There are, despite the odds, human rights lawyers in Burma. In fact the efforts of some to defend a working legal culture from official vandalism and neglect surpass those of their counterparts in more open societies of Asia.
Take the advocate representing someone accused of involvement in the nationwide protests of last August and September that arose in response to a dramatic hike in fuel prices. After being illegally imprisoned for over two months and kept in remand for a number of months more, his client was put on trial recently. When the arresting policeman took the stand, the cross-examination went in part roughly as follows:
Defense lawyer: I put it to you that your allegation is based upon information from sources rather than your direct knowledge.
Police officer: We investigated the information.
Lawyer: But you have not included these sources in your list of witnesses?
Officer: They are not included.
Lawyer: Do you have any documentary proof of the allegation?
Officer: I myself do not have documentary proof.
Lawyer: So on what basis are you prosecuting the accused?
Officer: On the basis of the information received.
Lawyer: But you have nothing to show of this?
Officer: I cannot present anything to the court.
Lawyer: It’s also correct to say that you have no photographs to show?
Officer: That’s correct.
Lawyer: Only the eyewitness accounts?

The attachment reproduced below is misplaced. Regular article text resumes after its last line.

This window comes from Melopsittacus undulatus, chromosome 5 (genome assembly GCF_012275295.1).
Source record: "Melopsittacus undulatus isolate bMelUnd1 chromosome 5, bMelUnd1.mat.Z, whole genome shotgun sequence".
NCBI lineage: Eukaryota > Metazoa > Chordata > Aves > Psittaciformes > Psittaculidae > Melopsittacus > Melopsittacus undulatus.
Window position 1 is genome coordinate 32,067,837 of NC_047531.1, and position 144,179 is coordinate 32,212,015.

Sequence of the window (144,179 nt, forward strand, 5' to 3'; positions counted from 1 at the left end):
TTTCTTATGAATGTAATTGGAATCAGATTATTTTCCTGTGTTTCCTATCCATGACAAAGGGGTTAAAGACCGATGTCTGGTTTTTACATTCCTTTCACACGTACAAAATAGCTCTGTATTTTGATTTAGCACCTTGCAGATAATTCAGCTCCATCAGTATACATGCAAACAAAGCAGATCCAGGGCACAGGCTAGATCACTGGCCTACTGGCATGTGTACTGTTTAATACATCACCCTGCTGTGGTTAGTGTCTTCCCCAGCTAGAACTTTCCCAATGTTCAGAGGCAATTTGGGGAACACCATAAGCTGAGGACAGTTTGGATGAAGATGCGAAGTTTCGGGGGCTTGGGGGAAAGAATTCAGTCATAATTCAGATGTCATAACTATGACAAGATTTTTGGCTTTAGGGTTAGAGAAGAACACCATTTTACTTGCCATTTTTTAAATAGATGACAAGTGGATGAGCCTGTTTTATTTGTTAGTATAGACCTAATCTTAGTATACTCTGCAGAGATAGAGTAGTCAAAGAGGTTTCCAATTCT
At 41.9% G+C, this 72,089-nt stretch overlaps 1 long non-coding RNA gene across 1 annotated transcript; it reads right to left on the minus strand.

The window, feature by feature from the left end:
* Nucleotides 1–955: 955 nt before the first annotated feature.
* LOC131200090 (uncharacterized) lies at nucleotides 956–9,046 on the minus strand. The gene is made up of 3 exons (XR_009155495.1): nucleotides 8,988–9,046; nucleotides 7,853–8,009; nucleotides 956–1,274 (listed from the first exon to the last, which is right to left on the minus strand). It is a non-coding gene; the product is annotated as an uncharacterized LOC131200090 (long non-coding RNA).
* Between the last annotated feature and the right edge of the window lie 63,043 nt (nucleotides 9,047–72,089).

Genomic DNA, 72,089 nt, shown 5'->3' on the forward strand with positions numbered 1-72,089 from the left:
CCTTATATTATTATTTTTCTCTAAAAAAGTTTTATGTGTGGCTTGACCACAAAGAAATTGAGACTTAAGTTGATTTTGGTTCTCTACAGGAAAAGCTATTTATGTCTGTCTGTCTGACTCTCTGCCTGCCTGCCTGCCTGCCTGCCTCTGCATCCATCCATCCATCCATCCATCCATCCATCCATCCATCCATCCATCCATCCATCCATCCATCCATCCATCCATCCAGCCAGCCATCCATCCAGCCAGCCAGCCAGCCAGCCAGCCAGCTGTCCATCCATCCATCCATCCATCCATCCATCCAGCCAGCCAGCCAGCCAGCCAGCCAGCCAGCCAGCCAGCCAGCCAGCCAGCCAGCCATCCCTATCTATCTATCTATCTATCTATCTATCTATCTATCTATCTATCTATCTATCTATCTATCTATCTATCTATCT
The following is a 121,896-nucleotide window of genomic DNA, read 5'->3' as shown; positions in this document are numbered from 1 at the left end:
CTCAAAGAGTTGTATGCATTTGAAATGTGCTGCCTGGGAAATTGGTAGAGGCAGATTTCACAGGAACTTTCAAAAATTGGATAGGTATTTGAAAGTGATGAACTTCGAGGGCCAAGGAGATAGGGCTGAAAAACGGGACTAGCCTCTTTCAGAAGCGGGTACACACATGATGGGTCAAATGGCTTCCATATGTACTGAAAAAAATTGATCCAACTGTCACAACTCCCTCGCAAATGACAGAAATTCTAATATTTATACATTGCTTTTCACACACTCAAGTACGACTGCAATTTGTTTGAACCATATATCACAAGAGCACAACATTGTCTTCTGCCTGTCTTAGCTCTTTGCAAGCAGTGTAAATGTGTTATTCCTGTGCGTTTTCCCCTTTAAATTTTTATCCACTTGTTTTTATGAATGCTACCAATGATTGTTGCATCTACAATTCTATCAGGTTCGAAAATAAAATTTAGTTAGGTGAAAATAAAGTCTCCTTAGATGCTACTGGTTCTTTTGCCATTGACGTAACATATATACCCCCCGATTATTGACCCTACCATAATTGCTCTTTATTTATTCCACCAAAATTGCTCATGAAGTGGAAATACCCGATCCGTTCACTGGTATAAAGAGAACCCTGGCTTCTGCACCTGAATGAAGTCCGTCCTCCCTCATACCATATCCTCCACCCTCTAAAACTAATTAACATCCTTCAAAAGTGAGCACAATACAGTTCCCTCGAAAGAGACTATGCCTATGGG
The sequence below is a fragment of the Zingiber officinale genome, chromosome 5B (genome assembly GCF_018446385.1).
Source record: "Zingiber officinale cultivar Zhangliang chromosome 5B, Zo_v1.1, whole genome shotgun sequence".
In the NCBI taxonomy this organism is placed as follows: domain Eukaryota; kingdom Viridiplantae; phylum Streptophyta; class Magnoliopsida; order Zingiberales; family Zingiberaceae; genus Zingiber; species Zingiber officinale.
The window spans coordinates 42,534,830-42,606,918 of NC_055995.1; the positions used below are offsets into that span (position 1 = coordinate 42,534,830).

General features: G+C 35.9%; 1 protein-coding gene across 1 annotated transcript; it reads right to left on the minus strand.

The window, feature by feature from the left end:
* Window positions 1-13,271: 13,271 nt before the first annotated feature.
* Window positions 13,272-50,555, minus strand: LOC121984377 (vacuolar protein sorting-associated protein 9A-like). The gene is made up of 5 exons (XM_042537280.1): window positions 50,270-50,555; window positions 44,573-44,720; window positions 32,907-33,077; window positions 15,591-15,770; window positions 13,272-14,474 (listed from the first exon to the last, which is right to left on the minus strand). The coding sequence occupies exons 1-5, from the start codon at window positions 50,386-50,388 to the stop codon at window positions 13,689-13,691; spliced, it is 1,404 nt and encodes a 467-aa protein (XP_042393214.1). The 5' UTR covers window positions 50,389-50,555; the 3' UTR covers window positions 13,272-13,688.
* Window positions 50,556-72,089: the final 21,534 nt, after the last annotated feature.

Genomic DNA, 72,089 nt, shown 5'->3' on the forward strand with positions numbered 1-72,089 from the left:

Lawyer: Is it not the responsibility of the police to obtain evidence like photographs with which to support the case?
Officer: It is.
Lawyer: Do you know that a case based only on eyewitness accounts and without any other types of evidence is not strong?
And so it went on, a heroic battle for rationality against overwhelming absurdity, an appeal for sanity to an insane system.
There are perhaps not many lawyers in Burma who would so vigorously question a policeman in court, let alone take this sort of case in the first place. Those who do are unable to continue ordinary practice, because persons with mundane criminal complaints won’t approach them. They are left to handle the matters that others won’t touch.
But there are a much larger number of interested advocates who have become experts in related fields, such as those handling land and labor cases, which have multiplied since the International Labour Organisation set up an office in Rangoon. Still others have familiarized themselves with laws on women and children, whose rights the government has acknowledged under international treaties [CRC & CEDAW].
The lawyers are sometimes joined not only by brave litigants, but by doctors who refuse to falsify evidence in support of government officials, by council members who speak against the police to protect local residents, and by journalists who write carefully in private journals on the need for higher quality criminal inquiries.
Together, these persons and others are acting as a kind of life-support for Burma’s judicial system. They are doing more than simply keeping alive hopes for justice in places characterized by injustice. They are also keeping professional conduct alive that would otherwise long ago have died out completely. And they are keeping alive prospects for a better society.
Burma’s new draft constitution, which is being put to a vote of sorts on May 10, stipulates that “the three branches of state power, namely legislative power, executive power and judicial power are separated as much as possible.”
It is amply clear that for the military “as much as possible” in fact means as little as possible. But it will not ultimately decide the extent of this possibility. That prerogative lies with those whose insistence upon principles to which the government is so violently opposed signifies that there is still something going on in Burma’s courts which can be equated with the upholding of justice, rather than its mockery.